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Fencing Beginners Encouraged to Test Their Steel

By Brian Chase

Many sights and sounds can be heard in evenings in the Du Pont Gymnasium. One of these is the sound of metal on metal as the Fencing team trains. The Fencing team has been around for decades, as established a sport at MIT as Crew or Baseball. Despite this long history, however, the fencing squad is a varsity team that recruits half its members from the ranks of students who have never fenced before.

Eleven of 17 women’s team members last year and 8 out of 16 men’s fencing team members joined the sqaud with no experience, said Lele Yu ’06, women’s Fencing team captain. It makes sense when you consider that fencing is not a widespread sport across the country. The fencing team encourages beginner fencers to try out for the team, Yu said; in fact, the current Men’s Fencing team captain came in with no experience. In some ways, beginners to fencing have an advantage, as they have not acquired bad habits that must be untaught, as Yu learned from personal experience.

Fencing includes three different sports, which use three different swords and styles of swordplay. In Epee, any part of the opponent’s body is a target, so matches are slow, and it’s important to try to outmaneuver your opponent to isolate a weakness.

In Sabre, the target is above the waist, and if both fencers hit each other, the person who began to strike first is given the point. So matches are quick affairs of two people running and striking each other, each trying to be faster than the other.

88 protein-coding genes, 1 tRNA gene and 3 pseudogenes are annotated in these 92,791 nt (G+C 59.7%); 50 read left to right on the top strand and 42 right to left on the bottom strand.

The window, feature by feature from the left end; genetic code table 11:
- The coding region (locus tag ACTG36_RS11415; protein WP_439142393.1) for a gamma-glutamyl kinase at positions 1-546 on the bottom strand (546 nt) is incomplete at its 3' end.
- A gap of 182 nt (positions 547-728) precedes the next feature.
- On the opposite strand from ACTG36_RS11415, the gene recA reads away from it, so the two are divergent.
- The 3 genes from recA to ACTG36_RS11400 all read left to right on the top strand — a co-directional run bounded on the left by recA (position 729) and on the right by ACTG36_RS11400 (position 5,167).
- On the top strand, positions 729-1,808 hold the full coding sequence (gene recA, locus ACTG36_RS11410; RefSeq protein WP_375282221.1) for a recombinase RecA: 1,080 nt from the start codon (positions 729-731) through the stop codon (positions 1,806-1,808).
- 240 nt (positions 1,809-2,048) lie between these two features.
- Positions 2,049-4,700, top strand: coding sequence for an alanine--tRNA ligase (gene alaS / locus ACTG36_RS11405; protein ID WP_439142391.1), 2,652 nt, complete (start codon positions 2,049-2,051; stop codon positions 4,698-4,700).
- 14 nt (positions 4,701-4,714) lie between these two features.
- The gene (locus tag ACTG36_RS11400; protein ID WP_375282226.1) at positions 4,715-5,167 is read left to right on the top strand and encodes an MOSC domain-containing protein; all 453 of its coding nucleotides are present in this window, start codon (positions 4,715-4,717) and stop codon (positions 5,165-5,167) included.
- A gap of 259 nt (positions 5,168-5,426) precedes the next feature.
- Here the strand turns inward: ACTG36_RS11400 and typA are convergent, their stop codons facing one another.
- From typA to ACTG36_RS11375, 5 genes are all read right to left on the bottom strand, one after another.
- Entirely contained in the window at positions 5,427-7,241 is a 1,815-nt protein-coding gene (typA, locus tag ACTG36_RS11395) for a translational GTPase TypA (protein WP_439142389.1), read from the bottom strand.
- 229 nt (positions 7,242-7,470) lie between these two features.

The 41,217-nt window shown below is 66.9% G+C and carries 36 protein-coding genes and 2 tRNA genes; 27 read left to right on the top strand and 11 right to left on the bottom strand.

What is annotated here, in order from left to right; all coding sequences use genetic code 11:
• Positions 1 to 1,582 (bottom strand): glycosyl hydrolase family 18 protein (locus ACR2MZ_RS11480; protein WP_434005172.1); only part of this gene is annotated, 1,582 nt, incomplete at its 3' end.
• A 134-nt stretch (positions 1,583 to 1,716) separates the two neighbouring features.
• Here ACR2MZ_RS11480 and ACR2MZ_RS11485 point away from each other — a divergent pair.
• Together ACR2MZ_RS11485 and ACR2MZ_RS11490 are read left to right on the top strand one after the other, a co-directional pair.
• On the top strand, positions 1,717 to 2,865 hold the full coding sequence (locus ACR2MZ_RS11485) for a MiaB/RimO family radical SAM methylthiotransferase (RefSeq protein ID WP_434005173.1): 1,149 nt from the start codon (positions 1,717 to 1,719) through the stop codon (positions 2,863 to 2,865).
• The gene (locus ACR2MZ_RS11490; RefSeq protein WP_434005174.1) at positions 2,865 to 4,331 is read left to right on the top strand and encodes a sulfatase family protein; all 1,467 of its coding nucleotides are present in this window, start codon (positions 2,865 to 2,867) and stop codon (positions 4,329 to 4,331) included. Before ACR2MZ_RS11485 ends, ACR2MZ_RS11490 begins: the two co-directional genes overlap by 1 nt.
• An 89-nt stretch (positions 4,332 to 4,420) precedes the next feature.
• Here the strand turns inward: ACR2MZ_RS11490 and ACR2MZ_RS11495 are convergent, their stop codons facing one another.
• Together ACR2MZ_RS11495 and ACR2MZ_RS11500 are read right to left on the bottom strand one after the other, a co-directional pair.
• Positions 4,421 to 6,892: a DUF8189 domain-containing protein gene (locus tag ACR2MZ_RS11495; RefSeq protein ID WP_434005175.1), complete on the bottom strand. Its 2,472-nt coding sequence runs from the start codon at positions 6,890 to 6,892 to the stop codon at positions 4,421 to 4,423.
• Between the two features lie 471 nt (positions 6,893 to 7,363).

In Foil, the target is the torso, and as in Sabre, the first strike is favored, so it plays a faster than Epee, though not as fast as Sabre. In a match at a meet, two teams of three people fence nine times, where each member fences against each opposing member, and the team winning the most pairings wins the match.

Unlike some other sports, Fencing has active tryouts at the beginning of the year to fill its roster. However, people who have never fenced before don’t need to worry.

“What we look for during tryouts is more the commitment, the dedication than anything else. We don’t actually fence during tryouts … what we see there is whether or not you come everyday, whether or not you display the effort,” Yu said.

The team has hard member cutoffs, however. There are only 20 spots for women and men, and Yu reports that about 30 people try out every year, including returning members. If a student thinks he might be interested in trying fencing, the squad recommends showing up to tryouts rather than trying to join after taking the PE class.

While the fencing team willingly takes people on the team with no experience, it expects commitment from them as well. Fencing practices weekdays from 5 p.m. to 7 p.m., and as Yu reported, attendance is expected.

There are good reasons for this required practice time. First among them is the development of the specialized group of muscles on which fencing relies. Yu said, “Fencing has a lot of really weird muscles … you don’t really have a symmetric body if you fence.” Practices include footwork and individual lessons to get fencers into shape, she added. They also help ensure that every team member receives personalized coaching tips from either Head Coach Jarek Koniusz or one of the assistant coaches.

The MIT Fencing Club is typically quite competitive, both within their conference, and on a national level, where for the last several years the squad has placed about 20th out of 33 squads competing, Yu said. Additionally, the Women’s Sabre has deep roots at MIT, as one of its first national champions, Caroline Purcell, started fencing here. And as long as the there are eager beginners ready to join, the team can likely keep that trend going.